Two recent reports suggest that the Patient Protection and Affordable Care Act (ACA) could reduce the majority of uninsured and underinsured in the country. Does that make the law worthwhile? For employees? For employers?
A Commonwealth Fund study found that provisions in the ACA to increase health insurance affordability could reduce the number of underinsured by 70%.
The number of underinsured adults—those with health insurance, but high medical expenses relative to income—rose by 80% between 2003 and 2010, from 16 million to 29 million, according to the Commonwealth Fund. The study defined underinsured adults as those who reported at least one of the following conditions:
- among low-income adults (those with incomes below 200% of the federal poverty level (FPL)), medical expenses that are 5% or more of income; or
- per-person deductibles that are 5% or more of income.
Nearly half (44%) of U.S. adults, or 81 million people, were either underinsured or uninsured in 2010, up from 75 million in 2007 and 61 million in 2003. Low-income families were most at risk of being underinsured, according to the Commonwealth Fund. Seventy-seven percent of those with incomes below 133% FPL, and 58% of those with incomes between 133% and 250% FPL were either underinsured or uninsured. If the ACA succeeds in reaching these individuals (those with incomes lower than 250% FPL), the number of underinsured could be reduced by 70% once the law is fully implemented.
According to the report, "The ACA can diminish these risks and alleviate concerns for families; however, the extent to which it will do so depends on benefit design, the choice of plans offered through the health insurance exchanges, and growth in health care costs relative to family income. If plan designs allow for high deductibles that apply to primary care and medications or high cost-sharing for essential care, more families will be exposed to financial risk. As such, designs will need to take a value-based approach that ensures access and financial protection for essential care."
The study, Affordable Care Act Reforms Could Reduce the Number of Underinsured U.S. Adults by 70 Percent, published in the online journal Health Affairs, contained responses from 4,005 adults age 19 and older in the continental United States.
Uninsured Could Be Down To 5%
In response to the ACA, three-quarters of Americans without health insurance are likely to obtain coverage starting in 2014, according to a recent survey by the Health & Life Sciences practice of Oliver Wyman, part of Marsh & McLennan Companies. Consequently, it appears that the ACA would reduce the proportion of uninsured to 5% of the population.
Under the ACA, approximately 33 million Americans will be required to purchase health insurance for themselves, and another 18 million uninsured will be eligible to receive coverage under Medicaid. Many will receive federal subsidies, and those who choose not to obtain coverage will pay a penalty.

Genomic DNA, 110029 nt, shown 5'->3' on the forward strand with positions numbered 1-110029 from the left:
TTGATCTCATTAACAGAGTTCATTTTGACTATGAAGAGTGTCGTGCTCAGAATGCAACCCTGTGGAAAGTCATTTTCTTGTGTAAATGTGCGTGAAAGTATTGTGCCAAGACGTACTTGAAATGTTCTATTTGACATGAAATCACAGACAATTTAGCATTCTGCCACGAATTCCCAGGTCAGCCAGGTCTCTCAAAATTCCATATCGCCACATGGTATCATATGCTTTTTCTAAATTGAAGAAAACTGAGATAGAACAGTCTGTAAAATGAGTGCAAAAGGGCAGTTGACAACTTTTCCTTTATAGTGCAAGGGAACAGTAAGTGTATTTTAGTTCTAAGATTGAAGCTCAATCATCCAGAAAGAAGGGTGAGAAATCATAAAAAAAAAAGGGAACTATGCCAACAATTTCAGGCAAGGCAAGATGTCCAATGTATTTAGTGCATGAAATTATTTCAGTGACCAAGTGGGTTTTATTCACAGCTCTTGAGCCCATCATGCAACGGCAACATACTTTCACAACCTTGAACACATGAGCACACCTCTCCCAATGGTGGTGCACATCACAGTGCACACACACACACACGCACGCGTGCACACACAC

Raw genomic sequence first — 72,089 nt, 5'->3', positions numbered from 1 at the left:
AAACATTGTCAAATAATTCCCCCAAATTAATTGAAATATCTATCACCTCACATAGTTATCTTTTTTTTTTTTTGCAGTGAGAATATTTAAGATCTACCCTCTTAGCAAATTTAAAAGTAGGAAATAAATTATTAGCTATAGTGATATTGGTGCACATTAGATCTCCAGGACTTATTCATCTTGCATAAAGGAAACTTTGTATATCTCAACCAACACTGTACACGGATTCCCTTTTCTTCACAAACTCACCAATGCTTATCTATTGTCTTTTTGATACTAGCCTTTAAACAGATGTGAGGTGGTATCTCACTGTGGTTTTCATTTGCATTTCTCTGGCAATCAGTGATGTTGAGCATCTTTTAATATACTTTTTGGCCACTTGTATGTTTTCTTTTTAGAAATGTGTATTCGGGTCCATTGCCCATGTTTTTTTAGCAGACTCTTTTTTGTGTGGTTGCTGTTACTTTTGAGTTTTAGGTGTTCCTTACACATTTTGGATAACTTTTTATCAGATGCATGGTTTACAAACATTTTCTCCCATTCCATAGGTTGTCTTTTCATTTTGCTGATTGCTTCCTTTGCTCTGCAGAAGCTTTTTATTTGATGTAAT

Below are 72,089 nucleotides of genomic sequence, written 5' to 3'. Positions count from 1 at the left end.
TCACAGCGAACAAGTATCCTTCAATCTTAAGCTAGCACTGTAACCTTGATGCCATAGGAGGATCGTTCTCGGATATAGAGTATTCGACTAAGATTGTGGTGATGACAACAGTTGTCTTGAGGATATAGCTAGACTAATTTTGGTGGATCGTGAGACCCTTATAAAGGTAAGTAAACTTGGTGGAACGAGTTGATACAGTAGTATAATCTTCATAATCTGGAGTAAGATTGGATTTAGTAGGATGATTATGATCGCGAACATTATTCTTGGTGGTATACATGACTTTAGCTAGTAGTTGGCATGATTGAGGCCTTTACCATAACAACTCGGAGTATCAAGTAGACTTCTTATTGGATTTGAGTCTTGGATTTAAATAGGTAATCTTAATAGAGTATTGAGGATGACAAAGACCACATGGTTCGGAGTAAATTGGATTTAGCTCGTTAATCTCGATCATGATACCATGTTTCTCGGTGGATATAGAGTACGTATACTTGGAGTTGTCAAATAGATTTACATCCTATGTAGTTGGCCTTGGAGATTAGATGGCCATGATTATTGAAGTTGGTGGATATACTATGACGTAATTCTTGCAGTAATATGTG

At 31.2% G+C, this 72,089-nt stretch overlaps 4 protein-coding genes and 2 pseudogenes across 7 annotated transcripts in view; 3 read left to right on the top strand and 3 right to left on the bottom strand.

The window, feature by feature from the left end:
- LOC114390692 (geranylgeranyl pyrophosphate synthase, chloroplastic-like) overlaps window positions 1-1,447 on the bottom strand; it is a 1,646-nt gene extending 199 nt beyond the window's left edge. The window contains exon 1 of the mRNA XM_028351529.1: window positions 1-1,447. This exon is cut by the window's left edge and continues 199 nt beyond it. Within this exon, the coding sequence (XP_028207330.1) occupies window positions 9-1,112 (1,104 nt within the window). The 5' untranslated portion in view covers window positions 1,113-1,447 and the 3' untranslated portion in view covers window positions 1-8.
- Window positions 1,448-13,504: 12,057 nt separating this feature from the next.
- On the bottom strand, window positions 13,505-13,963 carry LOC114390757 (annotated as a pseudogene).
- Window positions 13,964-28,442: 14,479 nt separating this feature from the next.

The study, completed through detailed surveys of approximately 800 currently uninsured individuals, asked about their health status, their income, and their attitudes toward the health system. To determine how the uninsured would make buying decisions, participants were asked to choose from among a number of actuarial-appropriately priced potential options that may be available through the health insurance exchanges beginning in 2014. Participants also could elect to could buy insurance and instead pay the applicable penalty.
Overall, 76% of respondents chose to purchase insurance. "Our research shows that uninsured Americans overwhelmingly see value in coverage," said Terry Stone, a partner in Oliver Wyman's Health & Life Sciences practice. "But few really understand their options or even what a health care exchange is. They need to be educated."
Beginning in 2014, taxpayers with household income between 100% and 400% of the federal poverty line can qualify for a sliding-scale refundable health insurance premium assistance credit. With lower federal premium assistance credits, middle-income uninsured are less likely than low-income or high-income uninsured to buy health insurance: 34% of respondents with incomes between 300% and 400% of the FPL, and 28% of those with incomes between 250% and 300% of the FPL would not buy health insurance, compared with 18% of low income (those with incomes at 100% to 133% of FPL) and 19% of those with greater disposable income at 600% or higher of FPL.
"In today's political and economic climate, we can expect pressure to reduce subsidies," said Mr. Stone. "If that happens we're likely to see more people go without insurance—and unable to purchase coverage on their own. And the group most affected will not be the poorest, but middle-income Americans."
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